Tensions Rise

A large population of Americans had moved to the west in search of land (Chavez 128). They ignored the fact that the areas they were moving into had already been occupied. The Americans had an attitude and believed that they were in a better position to be better in the land compared to the Mexicans. The fact that the Mexican government refused to offer the land tension continued to rise in the southwestern territories. The war mainly originated from the rapid expansion of the Americans who moved to Texas.

Mexico allowed Americans to move into their lesser populated areas. A lot of the Americans accepted the invite and migrated to live in Texas. Santa Clause Anna surrendered pursued by the casual Treaty of Cahuenga, which finished the war in Alta California on January 13, 1848. Despite contentions about whether the war was correct, Americans had enormous accomplishments in the combat zone (Chavez 136). However, Texas was not happy and felt that the Mexicans were trying to control the whole province. The Americas and the Mexicans living in Texas began to fight for independence from the Mexican government. Houston led Texans to fight against the American president and his troops. Santa Anna, who was the Mexican president, signed a treaty that granted Texas its independence.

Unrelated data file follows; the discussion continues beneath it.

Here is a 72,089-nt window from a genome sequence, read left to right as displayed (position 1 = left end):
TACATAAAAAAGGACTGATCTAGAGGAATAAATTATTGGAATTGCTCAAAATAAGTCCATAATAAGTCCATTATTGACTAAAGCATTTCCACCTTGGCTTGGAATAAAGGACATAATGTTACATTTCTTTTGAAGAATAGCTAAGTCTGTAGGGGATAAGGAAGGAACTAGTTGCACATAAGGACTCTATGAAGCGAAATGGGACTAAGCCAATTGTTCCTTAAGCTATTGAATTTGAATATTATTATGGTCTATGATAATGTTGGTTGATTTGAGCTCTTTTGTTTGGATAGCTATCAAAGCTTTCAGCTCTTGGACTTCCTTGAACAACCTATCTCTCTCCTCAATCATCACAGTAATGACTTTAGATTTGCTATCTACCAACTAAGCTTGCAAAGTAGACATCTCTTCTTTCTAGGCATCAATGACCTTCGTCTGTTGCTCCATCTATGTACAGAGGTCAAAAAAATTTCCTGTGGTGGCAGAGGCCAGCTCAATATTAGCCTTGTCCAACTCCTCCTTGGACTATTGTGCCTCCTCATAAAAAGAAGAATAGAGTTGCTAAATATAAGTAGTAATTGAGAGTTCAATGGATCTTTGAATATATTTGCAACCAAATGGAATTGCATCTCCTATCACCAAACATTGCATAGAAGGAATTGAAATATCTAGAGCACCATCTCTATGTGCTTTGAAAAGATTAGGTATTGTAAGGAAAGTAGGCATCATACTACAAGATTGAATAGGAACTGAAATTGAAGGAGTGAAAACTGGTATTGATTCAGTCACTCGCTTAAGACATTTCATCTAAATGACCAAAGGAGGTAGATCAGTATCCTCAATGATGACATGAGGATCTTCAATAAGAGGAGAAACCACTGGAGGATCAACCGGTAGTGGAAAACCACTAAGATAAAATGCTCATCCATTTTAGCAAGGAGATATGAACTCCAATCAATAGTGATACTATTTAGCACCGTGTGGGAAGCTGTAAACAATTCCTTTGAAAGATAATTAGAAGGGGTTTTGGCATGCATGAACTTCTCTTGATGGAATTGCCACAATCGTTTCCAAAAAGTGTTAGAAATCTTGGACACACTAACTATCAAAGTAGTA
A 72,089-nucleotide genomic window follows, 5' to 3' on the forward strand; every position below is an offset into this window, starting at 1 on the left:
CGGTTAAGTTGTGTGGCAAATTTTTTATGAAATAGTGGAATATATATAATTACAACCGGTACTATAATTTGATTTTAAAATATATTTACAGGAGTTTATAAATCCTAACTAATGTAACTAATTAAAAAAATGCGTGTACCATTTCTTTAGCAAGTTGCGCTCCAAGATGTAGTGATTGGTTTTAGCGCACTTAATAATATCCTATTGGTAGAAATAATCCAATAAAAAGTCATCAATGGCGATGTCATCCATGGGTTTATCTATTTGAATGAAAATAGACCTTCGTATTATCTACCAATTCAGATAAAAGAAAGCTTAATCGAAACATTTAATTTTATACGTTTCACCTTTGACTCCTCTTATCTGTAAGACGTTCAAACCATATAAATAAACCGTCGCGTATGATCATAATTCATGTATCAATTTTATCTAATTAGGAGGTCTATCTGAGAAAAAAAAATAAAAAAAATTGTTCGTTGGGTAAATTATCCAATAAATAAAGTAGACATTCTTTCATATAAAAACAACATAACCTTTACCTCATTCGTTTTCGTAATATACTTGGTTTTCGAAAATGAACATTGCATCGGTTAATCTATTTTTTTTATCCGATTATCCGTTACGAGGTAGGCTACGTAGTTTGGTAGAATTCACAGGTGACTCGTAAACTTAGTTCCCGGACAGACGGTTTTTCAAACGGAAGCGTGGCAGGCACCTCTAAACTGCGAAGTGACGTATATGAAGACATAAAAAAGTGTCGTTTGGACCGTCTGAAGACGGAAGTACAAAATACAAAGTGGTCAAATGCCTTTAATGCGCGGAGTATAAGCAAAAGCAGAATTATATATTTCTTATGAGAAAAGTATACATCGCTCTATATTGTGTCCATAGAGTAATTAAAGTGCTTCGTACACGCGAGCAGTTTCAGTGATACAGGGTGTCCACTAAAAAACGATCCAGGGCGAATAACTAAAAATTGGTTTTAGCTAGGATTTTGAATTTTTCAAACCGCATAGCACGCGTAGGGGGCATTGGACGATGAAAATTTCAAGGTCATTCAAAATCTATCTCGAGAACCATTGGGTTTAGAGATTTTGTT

The United States war with Mexico was an event in American history that was recorded closer to the civil war. It brought about slavery, and hence, it divided the two nations. The division was evident in the debate that was introduced to discuss whether slavery was to come to an end (Chavez 118). Other than the two nations being separate, they had no unity at all. Nevertheless, there was a misunderstanding among them on the military training men who were to be the officers during the civil war. The superior artillery of Americans enabled them to win every major battle. They, therefore, emerged victorious in the US-Mexico war and acquired Texas and California, which was the main trigger for the conflict.

 

Work Cited

Chavez, E. (2007). The U.S. War with Mexico: A Brief History with Documents. London, England: Macmillan.